If you’re planning a weekend rental you MUST book in advance. The rentals get booked up weeks or even months in advance so this is an activity you need to plan. You can book online through the Deep Cove rentals website or over the phone.
The cost of a Deep Cove kayak rental starts at $45 for 2-hours in a single kayak and $69 for a double kayak. Deep Cove paddle boarding rentals cost $45 for two hours and it’s also $45 for a surfski. There are no Deep Cove canoe rentals available from the kayak centre.
If you want to rent a boat in Deep Cove, you can do so through Deep Cove marina. Anyone looking to rent a boat through them does need prior experience.
Paddle boarding and Kayaking at Deep Cove
Each time we’ve paddled in the Indian Arm we’ve taken our own kayak or paddleboard. You can launch from a few places with the most common being right in front of the Deep Cove kayak centre, just try to keep out of the way of the busy rental situation they’ve got going on!
If you have an inflatable SUP like us, it’s easier to inflate on the grass just behind the kayak centre and then carry your board and gear down to the water.
Where to kayak at Deep Cove
There are lots of different routes you can take when it comes to getting out of and doing some Deep Cove paddle boarding! You can explore the cove itself, or you can take your kayak or paddleboard out of Deep Cove and to one of the following locations. This Indian Arm map mentions the locations detailed below to help get your bearings but it’s not to scale so make sure you do additional research on distances.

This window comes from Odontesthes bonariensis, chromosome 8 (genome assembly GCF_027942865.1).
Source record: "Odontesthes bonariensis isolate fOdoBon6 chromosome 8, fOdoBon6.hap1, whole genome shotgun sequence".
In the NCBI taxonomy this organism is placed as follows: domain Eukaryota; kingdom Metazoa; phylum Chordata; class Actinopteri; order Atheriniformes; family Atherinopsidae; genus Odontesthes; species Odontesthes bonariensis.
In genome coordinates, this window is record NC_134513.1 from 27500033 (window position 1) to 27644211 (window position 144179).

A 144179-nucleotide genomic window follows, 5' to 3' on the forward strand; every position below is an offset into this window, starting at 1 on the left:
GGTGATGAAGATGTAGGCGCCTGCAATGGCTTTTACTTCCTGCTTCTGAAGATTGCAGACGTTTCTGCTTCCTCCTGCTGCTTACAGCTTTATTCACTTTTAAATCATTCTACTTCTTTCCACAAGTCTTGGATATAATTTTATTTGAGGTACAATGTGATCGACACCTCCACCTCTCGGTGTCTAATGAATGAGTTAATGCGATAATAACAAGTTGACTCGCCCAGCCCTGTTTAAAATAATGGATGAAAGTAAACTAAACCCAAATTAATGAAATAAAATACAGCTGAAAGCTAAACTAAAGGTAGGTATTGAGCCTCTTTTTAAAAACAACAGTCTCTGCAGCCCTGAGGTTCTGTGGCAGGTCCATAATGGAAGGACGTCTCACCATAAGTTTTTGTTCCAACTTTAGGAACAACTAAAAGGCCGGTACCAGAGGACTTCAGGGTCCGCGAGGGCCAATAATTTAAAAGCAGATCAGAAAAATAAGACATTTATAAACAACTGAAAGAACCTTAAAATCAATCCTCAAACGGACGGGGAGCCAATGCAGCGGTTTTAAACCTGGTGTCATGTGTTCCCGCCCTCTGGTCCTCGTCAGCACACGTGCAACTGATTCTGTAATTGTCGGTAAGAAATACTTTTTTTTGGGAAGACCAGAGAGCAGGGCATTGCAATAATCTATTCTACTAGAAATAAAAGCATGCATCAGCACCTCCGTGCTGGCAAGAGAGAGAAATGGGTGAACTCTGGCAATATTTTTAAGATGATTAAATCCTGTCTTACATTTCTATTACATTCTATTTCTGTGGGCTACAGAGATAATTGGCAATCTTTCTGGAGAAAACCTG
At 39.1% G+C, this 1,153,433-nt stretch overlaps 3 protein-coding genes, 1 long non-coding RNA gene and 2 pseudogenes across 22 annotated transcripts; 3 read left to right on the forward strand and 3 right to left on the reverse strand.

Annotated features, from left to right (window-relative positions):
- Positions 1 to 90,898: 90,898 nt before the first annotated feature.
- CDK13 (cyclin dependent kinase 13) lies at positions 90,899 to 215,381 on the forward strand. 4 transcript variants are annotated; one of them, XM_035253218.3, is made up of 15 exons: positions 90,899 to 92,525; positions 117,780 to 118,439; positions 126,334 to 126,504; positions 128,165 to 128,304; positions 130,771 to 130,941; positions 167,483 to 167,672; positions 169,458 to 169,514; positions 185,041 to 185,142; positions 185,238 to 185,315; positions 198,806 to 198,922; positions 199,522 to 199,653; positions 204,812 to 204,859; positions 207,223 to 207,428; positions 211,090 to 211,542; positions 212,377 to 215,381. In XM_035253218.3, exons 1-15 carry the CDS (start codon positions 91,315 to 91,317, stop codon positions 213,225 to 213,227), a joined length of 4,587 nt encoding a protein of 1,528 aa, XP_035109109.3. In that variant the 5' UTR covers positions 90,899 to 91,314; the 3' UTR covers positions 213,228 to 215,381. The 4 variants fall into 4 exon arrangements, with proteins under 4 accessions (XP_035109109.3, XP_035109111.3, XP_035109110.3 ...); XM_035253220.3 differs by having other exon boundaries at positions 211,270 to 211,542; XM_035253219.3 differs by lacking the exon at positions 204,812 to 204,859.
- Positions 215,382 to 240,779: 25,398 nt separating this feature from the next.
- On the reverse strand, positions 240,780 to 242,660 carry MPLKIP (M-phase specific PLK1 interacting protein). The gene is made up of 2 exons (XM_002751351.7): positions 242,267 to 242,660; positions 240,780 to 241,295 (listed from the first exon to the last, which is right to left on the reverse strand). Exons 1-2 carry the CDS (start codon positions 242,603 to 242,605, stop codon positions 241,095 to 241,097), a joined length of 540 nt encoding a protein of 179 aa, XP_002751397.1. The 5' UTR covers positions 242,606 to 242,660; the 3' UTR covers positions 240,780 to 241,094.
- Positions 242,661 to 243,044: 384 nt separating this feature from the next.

Jug Island and Bedwell Bay
One of the most popular, and closest routes to kayak from Deep Cove is Jug Island. Jug Island lays just off of Belcarra Regional Park. You can paddle up to the island and enjoy a picnic in the beachy areas or explore Bedwell Bay and the calmer waters out of the way of the boats going up and down the Indian Arm.
You can also hike to Jug Island from Belcarra. I’ll leave it to you to decide which is more fun!
Boulder Island and Grey Rocks Island
These small islands are more just large rocks but they make a good destination to aim for if you’re not sure where to go. Our first time kayaking on the Indian Arm, we headed out to this area and enjoyed marvelling at the fancy houses with their amazing views!
Kayak to Cates Park
For a longer trip, kayaking to or from Cates Park to Deep Cove is becoming more popular. This trip will require a bit more paddle experience as the waters around Cates Park tend to be a bit rougher than those closer to Deep Cove and busier with boats. However, if you’re up for it it’s a great route!
Twin Islands camping
While there’s no Deep Cove camping permitted, you can go camping along the Indian Arm.
For an easy overnight kayaking or paddle boarding trip, head to Twin Islands! This was what we did on our most recent trip where we took our paddle boards to Twin Islands and camped for a night before paddling back.
Camping is permitted on the north island and there are some great spots to be had. It does get extremely busy though so if you can go mid-week that’d be more enjoyable!